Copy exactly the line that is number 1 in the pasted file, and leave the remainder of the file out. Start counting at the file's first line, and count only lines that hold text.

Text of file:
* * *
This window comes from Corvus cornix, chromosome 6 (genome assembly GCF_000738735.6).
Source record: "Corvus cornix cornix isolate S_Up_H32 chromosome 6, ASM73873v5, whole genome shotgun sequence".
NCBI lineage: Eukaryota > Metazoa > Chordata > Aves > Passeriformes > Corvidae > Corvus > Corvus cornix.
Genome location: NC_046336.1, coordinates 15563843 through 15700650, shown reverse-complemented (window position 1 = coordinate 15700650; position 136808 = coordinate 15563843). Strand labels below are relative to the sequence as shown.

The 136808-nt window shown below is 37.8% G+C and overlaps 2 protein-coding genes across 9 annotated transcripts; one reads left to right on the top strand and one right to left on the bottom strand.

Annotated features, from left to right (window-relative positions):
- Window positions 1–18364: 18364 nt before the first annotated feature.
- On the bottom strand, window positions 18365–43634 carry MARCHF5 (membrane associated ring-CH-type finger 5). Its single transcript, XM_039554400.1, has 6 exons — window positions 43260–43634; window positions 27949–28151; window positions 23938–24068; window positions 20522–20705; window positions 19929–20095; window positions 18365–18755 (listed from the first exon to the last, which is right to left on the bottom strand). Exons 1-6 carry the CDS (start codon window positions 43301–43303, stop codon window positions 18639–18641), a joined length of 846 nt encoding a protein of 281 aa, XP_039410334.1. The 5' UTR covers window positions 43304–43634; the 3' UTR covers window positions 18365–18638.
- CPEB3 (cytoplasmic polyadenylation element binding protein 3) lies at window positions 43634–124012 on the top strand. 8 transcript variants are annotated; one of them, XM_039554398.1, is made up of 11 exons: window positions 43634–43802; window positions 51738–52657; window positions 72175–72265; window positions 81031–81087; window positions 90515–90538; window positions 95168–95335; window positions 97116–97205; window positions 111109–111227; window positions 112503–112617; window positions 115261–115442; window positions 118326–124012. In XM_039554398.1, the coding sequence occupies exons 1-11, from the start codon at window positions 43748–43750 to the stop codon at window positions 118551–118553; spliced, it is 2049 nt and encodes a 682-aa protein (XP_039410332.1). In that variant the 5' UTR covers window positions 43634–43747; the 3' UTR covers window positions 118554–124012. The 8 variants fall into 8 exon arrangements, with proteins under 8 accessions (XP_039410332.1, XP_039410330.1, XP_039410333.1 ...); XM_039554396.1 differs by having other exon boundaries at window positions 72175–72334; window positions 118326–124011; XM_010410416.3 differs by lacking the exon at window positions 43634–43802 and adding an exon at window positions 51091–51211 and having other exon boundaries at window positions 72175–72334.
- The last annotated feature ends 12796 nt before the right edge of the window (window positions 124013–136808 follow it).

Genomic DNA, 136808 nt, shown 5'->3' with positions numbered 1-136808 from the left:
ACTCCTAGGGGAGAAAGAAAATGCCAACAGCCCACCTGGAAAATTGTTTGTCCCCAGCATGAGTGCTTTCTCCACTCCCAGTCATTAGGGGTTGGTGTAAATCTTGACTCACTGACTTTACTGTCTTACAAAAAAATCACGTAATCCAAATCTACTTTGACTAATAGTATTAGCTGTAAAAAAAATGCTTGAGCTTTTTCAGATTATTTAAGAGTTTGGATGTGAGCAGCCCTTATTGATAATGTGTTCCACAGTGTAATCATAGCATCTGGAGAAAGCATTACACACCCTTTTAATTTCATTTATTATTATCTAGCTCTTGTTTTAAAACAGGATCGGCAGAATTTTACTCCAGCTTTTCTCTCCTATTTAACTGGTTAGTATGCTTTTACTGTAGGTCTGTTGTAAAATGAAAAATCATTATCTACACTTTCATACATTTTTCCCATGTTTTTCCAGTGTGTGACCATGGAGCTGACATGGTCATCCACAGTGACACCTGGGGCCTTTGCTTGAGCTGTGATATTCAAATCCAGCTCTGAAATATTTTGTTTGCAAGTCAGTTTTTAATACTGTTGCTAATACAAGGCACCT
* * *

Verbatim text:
This window comes from Corvus cornix, chromosome 6 (genome assembly GCF_000738735.6).